By Sruthi Ramakrishnan
(Reuters) - U.S. teen apparel retailers American Eagle Outfitters Inc (AEO.N) and Aeropostale Inc (ARO.N) said business in the holiday shopping quarter was better than they had expected as margins improved due to fewer discounts.
Makers of teen apparel, one of the weakest retail sections, were expected to have a tough holiday season as shoppers cut spending on discretionary items and paid fewer visits to malls.
So, most apparel makers cut inventories to avoid discounting heavily during the last few weeks of the holiday period when promotions and offers peak as retailers scramble to get rid of unsold stock.
Teen apparel retailers, scarred by bloated inventories in the 2013 holiday period due to a severe winter, spent less on inventory this time around and chose, instead, to invest in their online business.
This strategy combined with a revival in consumer sentiment also helped apparel retailer Gap Inc (GPS.N) report a 3 percent rise in same-store sales in the holiday season.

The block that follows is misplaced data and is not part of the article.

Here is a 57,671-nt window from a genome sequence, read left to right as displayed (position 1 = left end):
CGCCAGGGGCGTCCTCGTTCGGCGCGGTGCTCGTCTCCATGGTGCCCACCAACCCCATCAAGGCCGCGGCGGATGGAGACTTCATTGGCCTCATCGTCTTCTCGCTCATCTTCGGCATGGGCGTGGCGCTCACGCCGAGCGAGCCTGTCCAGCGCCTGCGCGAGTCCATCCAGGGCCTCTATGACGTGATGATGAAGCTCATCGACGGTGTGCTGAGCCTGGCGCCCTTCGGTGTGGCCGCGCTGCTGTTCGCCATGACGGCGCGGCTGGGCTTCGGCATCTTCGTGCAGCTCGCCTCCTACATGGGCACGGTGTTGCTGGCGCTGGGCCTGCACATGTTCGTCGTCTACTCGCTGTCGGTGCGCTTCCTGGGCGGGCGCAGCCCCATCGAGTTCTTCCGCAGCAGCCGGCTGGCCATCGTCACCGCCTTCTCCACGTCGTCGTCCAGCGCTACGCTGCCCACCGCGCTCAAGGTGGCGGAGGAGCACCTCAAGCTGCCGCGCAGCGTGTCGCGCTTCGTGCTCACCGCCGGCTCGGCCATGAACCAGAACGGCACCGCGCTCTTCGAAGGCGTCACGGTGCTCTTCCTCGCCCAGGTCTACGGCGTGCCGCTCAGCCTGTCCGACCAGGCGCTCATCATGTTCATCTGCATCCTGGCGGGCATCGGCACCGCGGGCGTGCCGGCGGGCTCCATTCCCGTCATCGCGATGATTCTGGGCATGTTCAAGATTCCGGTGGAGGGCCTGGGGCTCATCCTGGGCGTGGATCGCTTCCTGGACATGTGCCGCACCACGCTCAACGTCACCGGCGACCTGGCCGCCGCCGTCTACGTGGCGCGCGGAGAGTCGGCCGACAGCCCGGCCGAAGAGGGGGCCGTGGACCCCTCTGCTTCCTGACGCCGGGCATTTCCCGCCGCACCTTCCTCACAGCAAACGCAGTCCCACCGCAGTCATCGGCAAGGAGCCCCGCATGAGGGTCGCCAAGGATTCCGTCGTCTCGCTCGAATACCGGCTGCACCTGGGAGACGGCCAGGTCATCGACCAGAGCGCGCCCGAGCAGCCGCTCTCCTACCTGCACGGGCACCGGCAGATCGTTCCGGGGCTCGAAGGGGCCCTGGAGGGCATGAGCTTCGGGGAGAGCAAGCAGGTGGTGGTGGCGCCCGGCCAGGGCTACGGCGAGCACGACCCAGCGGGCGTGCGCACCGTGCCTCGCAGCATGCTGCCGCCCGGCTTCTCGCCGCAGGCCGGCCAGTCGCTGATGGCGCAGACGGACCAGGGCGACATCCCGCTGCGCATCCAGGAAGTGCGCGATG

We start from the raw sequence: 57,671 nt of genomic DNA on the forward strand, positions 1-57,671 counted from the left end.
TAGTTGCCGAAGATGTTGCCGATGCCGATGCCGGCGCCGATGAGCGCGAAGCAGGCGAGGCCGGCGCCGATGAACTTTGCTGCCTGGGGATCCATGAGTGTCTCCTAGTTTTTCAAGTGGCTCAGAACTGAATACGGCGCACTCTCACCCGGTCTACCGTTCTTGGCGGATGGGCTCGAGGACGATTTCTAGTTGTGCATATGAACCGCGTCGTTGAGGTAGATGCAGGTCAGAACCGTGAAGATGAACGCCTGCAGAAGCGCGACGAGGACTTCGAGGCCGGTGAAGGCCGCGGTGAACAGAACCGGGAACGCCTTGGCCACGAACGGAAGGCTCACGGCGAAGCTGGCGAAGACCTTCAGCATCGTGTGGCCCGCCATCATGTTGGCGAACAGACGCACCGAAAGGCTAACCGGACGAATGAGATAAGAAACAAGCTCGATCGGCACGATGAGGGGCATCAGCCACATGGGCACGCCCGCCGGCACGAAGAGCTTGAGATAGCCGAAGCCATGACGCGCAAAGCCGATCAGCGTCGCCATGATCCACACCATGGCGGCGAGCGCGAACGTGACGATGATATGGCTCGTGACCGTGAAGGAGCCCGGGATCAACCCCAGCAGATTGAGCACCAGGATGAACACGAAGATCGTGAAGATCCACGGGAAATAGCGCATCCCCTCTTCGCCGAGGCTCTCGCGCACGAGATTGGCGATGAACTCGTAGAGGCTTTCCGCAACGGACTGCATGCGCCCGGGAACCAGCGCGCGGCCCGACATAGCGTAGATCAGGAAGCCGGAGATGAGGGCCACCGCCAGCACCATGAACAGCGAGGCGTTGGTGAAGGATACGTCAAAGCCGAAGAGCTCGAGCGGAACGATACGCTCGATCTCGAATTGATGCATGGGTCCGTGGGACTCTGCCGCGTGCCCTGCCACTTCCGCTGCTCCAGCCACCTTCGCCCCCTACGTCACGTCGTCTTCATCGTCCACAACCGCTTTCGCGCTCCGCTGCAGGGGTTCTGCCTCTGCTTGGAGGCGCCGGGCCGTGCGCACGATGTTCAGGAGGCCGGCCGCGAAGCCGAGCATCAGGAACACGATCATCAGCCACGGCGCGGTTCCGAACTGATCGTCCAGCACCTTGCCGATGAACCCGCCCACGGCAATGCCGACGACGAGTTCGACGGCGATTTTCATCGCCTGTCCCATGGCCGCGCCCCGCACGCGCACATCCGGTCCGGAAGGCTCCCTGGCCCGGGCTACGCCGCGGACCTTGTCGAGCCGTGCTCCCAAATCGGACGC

Gap said December comparable sales rose 1 percent, higher than the 0.4 percent rise estimated by research firm Consensus Metrix, helped by the Old Navy brand.
American Eagle raised its fourth-quarter profit forecast and Aeropostale said it expected a smaller loss for the same period.
"We think consumers are healing as evidenced by better sales and we expect inventories to be clean following a strong Holiday," Jefferies analysts wrote in a note.
While promotional intensity in apparel category continues to persist, strong inventory control is helping retailers preserve their gross margin, Cowen and Co analyst Oliver Chen told Reuters.
The fall in Aeropostale's same-store sales slowed to 9 percent in the nine weeks ended Jan. 3 from 15 percent a year earlier, while the drop in American Eagle's comparable sales slowed to 2 percent from 7 percent.
Aeropostale's shares rose as much as 26.5 percent in morning trading on the New York Stock Exchange. American Eagle's shares, however, fell as much as 5.2 percent.
Analysts said it was premature to say whether American Eagle's recent uptick in sales and profit trends would continue.
"We believe it is too soon to declare victory and we lack visibility that these positive trends will continue," Stifel Nicolaus & Co analyst Richard Jaffe wrote in a note.
(Addition reporting by Shailaja Sharma in Bengaluru, Editing by Ted Kerr, Kirti Pandey and Savio D'Souza)